But now we are in the touch-era, and even hardware slide-out keyboards are struggling to remain relevant against an onslaught of soft keyboards.
For your typical Android device this means you can use Google's keyboard, you can use it's voice-to-text abilities, or you can use one of the many keyboards available from Android Market. Two of the ones that are getting the most press these days are Swype and Swiftkey. Both claim to be the fastest way to enter text on your keyboard. I've been using both to see which 'sticks'. Here's my analysis of the strengths and weaknesses of the two products.
Let's look at Swype first. The principle is simple. You just drag your finger from letter to letter, and each time you lift, Swype guesses what word you were 'typing', puts it in, and adds a space. If it is confused, it'll put up a menu and let you choose what you meant. There are various bells and whistles and advanced techniques, but that's the gist of it.
SwiftKey is going to be the easiest to learn because it still has you tap out your letters one at a time, and it tries to figure out based upon common sentence usage and your own analyzed habits which word you MEAN to enter. It shows you a continuously updated 'top 3' suggested words and at any point you can tap the word or the space to accept it and continue.
Both keyboards are capable of churning out text very quickly. There is no doubt. Swiftkey seems to want to prove it is reading your mind by guessing the next word before you've even typed a letter. It's as if the little thing just wants to prove it knows you better than you know yourself.
Swype, on the other hand, says, "Look, I don't care you can't draw worth a lick and you just took a detour into two letters that aren't anywhere close to being in this word, I'm smart enough to know what word you MEANT" to type, and I'll put it in.
Again, both keyboards do a commendable job. But unfortunately, there are some issues I take with both keyboards.
The big problems with these keyboards have to do with their inability to deal gracefully with very essential C's" of touch screen text entry: Composition, Correction and Context.
Let's first examine composition Many words that are common are made less 'common' by changing their form. For instance, the word "demanded" is composed of "demand" + "ed". In the case of SwiftKey, typically you will type in the word letter by letter until you see "demanded" in the window. But you may not. You may just get "demand". In many cases the two best guesses at other tenses are available in the touch buttons next to the 'primary' word, but sometimes it isn't there. In this case, you are forced to type the entire word out. You have saved nothing here. In fact, it may take you more time because you are busy staring at the word hoping the tense you want pops up before you finish typing it. Some words are long, and have many possible endings, and you are frustrated because the root is right here in front of you but you still have to type it all out. An example of a painful word might be "understanding". If you don't see "understanding", the word "understand" might be right there. But you won't get your "ing" version until you eliminate the 'Under', maybe 'understood', and other variations. By the time you get to "ing" you've already put in so many letters, you just want to forget the whole thing. Swiftkey doesn't have any way I can see of doing 'composition' E.g. accepting the base form, and selecting a from popular endings. If I could type "unders" and see "understand", pick it, and then see "ing" and "s" or even "ability" as possible endings to "understand", I could tack the ending I want onto the word and be done with it. So, when SwiftKey is on its game you can type incredibly fast. But for long word composition, it fails to do anything but slow you down and provide false hope.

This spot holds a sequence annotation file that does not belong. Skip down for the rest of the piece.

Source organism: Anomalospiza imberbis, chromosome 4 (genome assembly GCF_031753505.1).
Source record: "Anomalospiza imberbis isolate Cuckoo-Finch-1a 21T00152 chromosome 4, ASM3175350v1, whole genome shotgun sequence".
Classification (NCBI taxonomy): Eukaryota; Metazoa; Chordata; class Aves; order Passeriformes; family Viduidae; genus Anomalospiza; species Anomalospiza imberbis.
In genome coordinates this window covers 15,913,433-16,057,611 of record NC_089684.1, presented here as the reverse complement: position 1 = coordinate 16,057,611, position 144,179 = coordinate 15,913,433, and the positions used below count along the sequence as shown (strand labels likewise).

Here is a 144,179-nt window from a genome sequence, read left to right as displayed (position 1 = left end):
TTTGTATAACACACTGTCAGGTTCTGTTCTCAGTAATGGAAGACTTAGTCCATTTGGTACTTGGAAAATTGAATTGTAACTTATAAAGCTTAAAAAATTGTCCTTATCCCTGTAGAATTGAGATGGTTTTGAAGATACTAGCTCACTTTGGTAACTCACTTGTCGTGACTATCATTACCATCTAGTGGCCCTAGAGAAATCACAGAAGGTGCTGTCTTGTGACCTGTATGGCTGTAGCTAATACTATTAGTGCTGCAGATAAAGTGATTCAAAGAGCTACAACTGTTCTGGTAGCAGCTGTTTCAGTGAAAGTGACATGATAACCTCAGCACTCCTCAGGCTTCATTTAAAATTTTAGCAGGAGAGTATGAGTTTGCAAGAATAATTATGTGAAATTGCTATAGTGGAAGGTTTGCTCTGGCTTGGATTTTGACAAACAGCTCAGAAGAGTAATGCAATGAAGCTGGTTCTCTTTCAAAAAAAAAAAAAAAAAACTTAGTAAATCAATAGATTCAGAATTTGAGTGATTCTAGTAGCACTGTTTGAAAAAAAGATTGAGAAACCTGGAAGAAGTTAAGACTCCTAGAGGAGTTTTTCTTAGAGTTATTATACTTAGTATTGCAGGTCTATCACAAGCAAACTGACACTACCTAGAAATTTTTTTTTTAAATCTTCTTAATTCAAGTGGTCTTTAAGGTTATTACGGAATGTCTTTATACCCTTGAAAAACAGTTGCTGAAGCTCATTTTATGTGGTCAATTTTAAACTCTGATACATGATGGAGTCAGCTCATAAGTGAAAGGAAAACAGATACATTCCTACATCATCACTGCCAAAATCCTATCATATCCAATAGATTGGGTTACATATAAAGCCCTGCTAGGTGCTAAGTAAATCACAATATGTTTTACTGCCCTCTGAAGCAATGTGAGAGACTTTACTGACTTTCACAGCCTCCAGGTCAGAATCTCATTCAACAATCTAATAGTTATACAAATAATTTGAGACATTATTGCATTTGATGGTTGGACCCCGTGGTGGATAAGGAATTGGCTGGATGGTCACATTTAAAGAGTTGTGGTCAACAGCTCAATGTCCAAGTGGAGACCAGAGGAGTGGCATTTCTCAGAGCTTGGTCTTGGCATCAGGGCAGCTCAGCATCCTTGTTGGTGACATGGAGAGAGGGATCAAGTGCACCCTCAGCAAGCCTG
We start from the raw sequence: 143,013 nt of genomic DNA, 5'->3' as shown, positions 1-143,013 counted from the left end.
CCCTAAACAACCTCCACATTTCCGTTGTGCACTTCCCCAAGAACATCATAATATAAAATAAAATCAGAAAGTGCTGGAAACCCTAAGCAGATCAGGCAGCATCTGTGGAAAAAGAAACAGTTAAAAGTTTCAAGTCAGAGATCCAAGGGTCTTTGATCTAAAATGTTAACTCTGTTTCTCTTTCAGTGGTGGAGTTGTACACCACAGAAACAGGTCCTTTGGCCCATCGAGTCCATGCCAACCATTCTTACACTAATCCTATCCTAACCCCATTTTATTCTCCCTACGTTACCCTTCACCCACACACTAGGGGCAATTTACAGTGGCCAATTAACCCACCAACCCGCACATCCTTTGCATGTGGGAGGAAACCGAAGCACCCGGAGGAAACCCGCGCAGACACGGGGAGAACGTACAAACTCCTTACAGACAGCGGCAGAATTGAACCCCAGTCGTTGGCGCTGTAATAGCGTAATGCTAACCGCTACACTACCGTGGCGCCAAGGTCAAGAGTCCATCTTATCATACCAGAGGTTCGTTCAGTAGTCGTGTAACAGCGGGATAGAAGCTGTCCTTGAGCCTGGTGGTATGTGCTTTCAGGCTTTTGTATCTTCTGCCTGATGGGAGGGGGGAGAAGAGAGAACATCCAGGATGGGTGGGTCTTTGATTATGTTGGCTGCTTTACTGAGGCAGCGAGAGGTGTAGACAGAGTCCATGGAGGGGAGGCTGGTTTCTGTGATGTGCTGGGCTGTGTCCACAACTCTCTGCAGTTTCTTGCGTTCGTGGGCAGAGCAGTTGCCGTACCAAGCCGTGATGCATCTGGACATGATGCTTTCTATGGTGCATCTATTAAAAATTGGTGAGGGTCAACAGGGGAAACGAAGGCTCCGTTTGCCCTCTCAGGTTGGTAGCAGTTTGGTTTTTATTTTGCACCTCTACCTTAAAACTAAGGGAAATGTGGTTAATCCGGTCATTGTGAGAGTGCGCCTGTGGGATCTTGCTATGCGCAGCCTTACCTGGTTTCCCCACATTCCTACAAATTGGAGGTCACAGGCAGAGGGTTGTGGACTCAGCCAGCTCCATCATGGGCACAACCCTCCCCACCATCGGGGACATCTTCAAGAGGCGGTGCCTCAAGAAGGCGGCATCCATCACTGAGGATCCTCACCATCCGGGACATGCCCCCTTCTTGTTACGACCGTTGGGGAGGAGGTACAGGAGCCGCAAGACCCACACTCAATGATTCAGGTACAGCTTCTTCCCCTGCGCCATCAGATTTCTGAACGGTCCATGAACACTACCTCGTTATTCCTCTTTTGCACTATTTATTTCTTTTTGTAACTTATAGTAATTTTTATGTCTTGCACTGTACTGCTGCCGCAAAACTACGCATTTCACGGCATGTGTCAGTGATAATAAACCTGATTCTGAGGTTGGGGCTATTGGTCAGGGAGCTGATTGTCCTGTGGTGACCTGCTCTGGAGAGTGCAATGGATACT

For quick text messages and notes, however, the good outweighs the bad. You might type "I am stopping at the store to buy some soda". Let's see how many letter keys I need to enter it: 20. There are 34 non-space letters. It actually assumed I wanted to start my sentence with "I" and "am" was one of the three options immediately shown after I picked "I". The word 'stopping' had to be typed in all the way to the "i", even though "sto" found "stopped" and "still" as well as the "sto" in case I wanted to indicate "sto" was really a word.
Where Swype is concerned composition can also be a problem, but since you're swiping the entire word in one single stroke, it is simply a matter of continuing through all the letters. In those cases where SwiftKey correctly guesses your word after just a couple of keys, it can indeed beat Swype. You type in a couple of letters, it guesses your word, you press space, and you're done, whereas you might still be drawing out your word in Swype.
Both keyboards struggle with added punctuation, though. For instance, if I want to type "I went to pick up Michelle's dry-cleaning", I can get through the first several words pretty quickly with SwiftKey, barely typing a couple of letters per word. I start with "Michelle" and get as far as the "h" before SwiftKey suggests "Michelle" as a word. Problem is, I want "Michelle's". Do I keep typing, and add the apostrophe myself? Or do I complete "Michelle" in one keystroke and then deal with correcting. I choose the latter. SwiftKey puts in "Michelle" and a space. I have to now Backspace, then hold down the key with an apostrophe, which brings up a row of alternates, one of which the apostrophe, then pick it, then type "s". This seriously slows me down. I don't like backing up to type. Ever.